Jackie Evans*, a special needs teacher for 20 years, was on holiday when she got a call from her headteacher. A complaint had been made by another member of staff about her disciplinary methods.
It had never happened before and Evans felt it was blown out of proportion. “They did an investigation and it was obvious they weren’t going to drop it. I was terrified they were going to sack me. I didn’t know how I was going to feed my kids.”
Evans’ solicitor advised that, to save her career, she sign a confidentiality clause, known as a non-disclosure agreement (NDA). She left her job with a payout of £8,000 – half of which went on legal fees – was forbidden to disparage her former employer or acknowledge the existence of the agreement, and a reference was agreed.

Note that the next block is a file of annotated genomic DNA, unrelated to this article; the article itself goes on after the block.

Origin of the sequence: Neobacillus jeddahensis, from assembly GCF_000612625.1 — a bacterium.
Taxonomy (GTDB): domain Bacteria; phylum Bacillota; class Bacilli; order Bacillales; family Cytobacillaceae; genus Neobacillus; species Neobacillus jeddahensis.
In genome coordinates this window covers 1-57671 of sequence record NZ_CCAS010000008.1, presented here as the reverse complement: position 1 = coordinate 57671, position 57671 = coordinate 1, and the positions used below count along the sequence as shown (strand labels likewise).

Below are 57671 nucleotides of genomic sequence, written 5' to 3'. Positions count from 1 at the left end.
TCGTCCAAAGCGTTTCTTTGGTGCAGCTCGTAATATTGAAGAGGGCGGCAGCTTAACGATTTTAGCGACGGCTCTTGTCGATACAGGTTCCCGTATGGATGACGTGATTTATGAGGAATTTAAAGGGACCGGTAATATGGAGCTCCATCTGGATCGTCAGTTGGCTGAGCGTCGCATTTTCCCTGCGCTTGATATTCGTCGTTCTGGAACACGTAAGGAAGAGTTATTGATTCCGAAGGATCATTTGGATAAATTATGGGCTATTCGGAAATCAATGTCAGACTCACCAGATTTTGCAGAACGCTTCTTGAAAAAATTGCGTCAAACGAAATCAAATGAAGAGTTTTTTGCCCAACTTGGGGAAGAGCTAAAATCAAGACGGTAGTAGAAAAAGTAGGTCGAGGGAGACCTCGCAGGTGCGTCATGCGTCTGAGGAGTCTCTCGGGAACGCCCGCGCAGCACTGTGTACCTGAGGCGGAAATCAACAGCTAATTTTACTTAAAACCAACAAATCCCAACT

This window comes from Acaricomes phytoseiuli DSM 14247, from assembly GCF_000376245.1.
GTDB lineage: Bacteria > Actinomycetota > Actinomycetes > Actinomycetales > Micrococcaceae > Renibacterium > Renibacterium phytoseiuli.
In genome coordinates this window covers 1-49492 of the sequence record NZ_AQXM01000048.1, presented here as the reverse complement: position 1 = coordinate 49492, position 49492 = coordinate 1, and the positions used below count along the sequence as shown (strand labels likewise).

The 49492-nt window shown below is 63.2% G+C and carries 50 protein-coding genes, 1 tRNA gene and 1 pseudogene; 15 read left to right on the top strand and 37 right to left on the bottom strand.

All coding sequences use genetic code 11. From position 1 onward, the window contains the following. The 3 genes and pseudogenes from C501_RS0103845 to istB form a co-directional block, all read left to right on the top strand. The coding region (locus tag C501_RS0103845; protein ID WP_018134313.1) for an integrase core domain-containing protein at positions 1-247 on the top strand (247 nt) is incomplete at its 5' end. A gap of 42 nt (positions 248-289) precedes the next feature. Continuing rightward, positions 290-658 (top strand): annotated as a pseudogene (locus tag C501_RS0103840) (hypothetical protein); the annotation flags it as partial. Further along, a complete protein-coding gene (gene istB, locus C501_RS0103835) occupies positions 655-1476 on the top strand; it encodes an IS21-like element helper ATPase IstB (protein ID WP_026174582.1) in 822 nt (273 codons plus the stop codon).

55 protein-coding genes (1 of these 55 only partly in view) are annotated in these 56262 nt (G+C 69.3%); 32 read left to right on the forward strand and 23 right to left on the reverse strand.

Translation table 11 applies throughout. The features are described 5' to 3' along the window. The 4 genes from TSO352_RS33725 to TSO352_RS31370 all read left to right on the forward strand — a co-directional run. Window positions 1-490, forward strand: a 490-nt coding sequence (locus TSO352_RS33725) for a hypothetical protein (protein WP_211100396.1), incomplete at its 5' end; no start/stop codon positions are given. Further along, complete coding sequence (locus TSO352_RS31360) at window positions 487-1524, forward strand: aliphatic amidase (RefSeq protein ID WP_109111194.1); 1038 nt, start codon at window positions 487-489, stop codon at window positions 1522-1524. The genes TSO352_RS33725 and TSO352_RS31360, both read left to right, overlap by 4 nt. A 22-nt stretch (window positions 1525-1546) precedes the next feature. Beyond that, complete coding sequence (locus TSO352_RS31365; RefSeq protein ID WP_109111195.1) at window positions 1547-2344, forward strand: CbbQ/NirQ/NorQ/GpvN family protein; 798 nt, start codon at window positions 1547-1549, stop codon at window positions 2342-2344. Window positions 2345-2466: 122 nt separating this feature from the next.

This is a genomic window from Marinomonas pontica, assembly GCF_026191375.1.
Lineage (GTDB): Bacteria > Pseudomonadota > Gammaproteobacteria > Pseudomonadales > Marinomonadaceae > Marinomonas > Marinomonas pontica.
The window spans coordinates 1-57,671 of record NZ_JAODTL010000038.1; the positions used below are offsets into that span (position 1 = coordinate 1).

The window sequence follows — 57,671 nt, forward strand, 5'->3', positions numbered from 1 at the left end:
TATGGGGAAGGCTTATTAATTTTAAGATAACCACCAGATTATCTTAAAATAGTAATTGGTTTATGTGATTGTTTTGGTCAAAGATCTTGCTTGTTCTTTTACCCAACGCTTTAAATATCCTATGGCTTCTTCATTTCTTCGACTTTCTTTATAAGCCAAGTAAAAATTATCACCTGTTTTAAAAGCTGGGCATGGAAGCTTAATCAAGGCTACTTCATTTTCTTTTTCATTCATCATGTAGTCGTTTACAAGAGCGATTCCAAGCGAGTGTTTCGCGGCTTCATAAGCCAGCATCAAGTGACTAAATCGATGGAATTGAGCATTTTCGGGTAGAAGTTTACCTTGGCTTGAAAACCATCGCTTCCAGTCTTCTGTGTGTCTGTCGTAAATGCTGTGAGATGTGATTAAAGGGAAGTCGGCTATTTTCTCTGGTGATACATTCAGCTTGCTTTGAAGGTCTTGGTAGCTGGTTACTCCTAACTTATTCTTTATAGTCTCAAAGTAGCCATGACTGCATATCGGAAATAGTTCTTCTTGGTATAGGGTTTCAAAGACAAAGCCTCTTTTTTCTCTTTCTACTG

The week before the complaint Evans had spoken to academy trust leaders about inadequate funding for pupils with special educational needs at her school, and suggested the leaders had not visited often enough in the past 12 months. If Ofsted asked, she told them, the school could get a worse grade. “After that, they were out to get me. “My biggest lesson is to put a complaint in writing – I’ve no proof that’s why I was forced out.”
The nightmare didn’t end when she left. Her former head told other schools he would not re-employ her, and while her solicitor has advised taking him to court, a new school would first have to say the poor reference cost Evans a job offer.
“One school won’t speak against another, so there’s nothing I can do,” she says. “Teaching is my identity. All my other references have been outstanding. My two years in that school has ruined my career.”